Upgrade the Automotive Sanctuary
10 of the Best Father’s Day Gifts for the Home Mechanic
A quick glance at any home mechanic’s loaded workbench, and it’s probably easy to assume they already have everything they need. But odds are good you’d be wrong: There’s always a new tool required for the next job, and there’s no socket set too large. That said, automotive tools are an intimidating market to go shopping in, which is why we did some of the heavy lifting for you this year ahead of Father’s Day.
Viair 85P Portable Air Compressor
Chances are yur dad already has one of those keg-sized air compressors sitting in the garage, but that won’t do him any good if he needs to fix a flat out on the road. The Viair 85P Portable Air Compressor is compact, comes with a convenient carrying case and can plug directly into the 12-volt outlet in a car’s center console or dashboard
Craftsman 85-Piece Universal Max Axess
Grabbing a six-point socket when you need a 12-point is not only a time suck, but also frustrating, especially if a job isn’t going as planned. (Do they ever?) Take the trouble out of the equation for dad and give him a Craftsman 85-Piece Universal Max. The universal sockets fit almost any kind of nut, and as long as he keeps everything in order, finding the right size should be no problem.
BlueDriver Bluetooth Pro OBDII Scan Tool for iPhone & Android
As much as many dads like to call themselves home mechanics, smart money says none of them can figure out exactly what’s wrong with a car just by staring at the “engine warning” light on the dash. Not only does the BlueDriver Bluetooth Pro OBDII Scan Tool take the guesswork out of the equation by diagnosing the problem, but it works through an app on both iPhone and Android devices — no extra tools needed.
Pro-Lift Foldable Z Creeper
One of the unsung heros of the home-mechanic’s garage is the creeper. It makes some of the most uncomfortable work underneath the car a little more bearable and a lot comfortable. Aside from getting a softer cushion, it’s hard to imagine an upgrade. The Pro-Lift Foldable Z Creeper, however, can fold up into a seat, adding an entirely new dimension to your dad’s workspace.
Bayco SL-8908 Fluorescent Lights
You know those projects that dad says should only take an hour or two but somehow always end up going into the night? That’s what the Bayco Light is for. He won’t want to admit he’ll need it at first, but ultimately he’ll be thankful he has powerful fluorescent lighting to work under well into the darkest hours.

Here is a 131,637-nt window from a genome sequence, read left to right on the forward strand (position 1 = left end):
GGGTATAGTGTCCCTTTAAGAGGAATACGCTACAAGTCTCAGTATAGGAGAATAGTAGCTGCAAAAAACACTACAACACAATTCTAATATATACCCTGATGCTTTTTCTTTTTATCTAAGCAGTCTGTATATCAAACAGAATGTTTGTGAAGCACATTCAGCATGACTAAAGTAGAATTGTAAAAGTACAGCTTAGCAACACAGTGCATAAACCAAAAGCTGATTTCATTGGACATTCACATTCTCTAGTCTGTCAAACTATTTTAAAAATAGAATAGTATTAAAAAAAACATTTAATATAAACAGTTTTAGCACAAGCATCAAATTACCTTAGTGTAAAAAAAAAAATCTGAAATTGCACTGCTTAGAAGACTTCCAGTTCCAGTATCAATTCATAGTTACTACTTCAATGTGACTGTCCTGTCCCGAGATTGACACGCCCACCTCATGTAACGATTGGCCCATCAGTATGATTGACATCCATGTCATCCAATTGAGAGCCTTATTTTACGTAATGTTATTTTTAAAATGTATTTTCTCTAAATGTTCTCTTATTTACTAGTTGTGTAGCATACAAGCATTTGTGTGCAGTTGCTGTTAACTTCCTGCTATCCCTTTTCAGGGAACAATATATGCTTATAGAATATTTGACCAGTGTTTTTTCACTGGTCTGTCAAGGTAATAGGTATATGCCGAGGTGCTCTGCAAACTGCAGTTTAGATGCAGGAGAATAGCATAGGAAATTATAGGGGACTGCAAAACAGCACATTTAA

Nothing beats a good pair of vice grips — it’s like an adjustable wrench on steroids ready to tackle any stubborn nut or bolt. The Irwin Vice-Grip is made from high-grade heat-treated alloy steel for strength and durability, but has hex key adjustments to dial in the pressure for ease of use.
Pull N Wipe Microfiber Shop Towels (100-count)
Of all the tools in any home mechanic’s garage, none get used more often or in more ways than the shop rag. Need to mop up a spill, grip an oil filter, clean your hands or buff a piece of metal? The shop rag is the tool for the job — and you can get dad 100 of them for just $30.
Industrial Brand Torque Wrench
When the owner’s manual calls for a certain torque on a bolt (say, when putting a crank case back together), your dad is going to
want need an accurate torque wrench. This one has a dual scale, is dual-direction calibrated and has laser etched markings for easy-to-read measurements.
Sunex 3-Ton Aluminum Floor Jack
The one tool that does most of the literal heavy lifting around the garage should be tough and reliable, but most of all, make the job easier. The Sunex Aluminum Floor Jack can lift a maximum of 3 tons nearly 20 inches high, and does it in only 7.5 pumps. It also has side handles to more easily position the jack and rubber saddle pad as a buffer to protect the car when it’s being lifted.
Briggs & Stratton Oil Extractor Pump
One of the best innovations in the art of the oil change is the oil extractor pump, like this one from Briggs & Stratton. The days of jacking up the car, crawling underneath and wrestling with a stubborn drain plug are over. Simply feed tube down to the oil pan from the top end of the fill point, start pumping, and let the building pressure finish the job.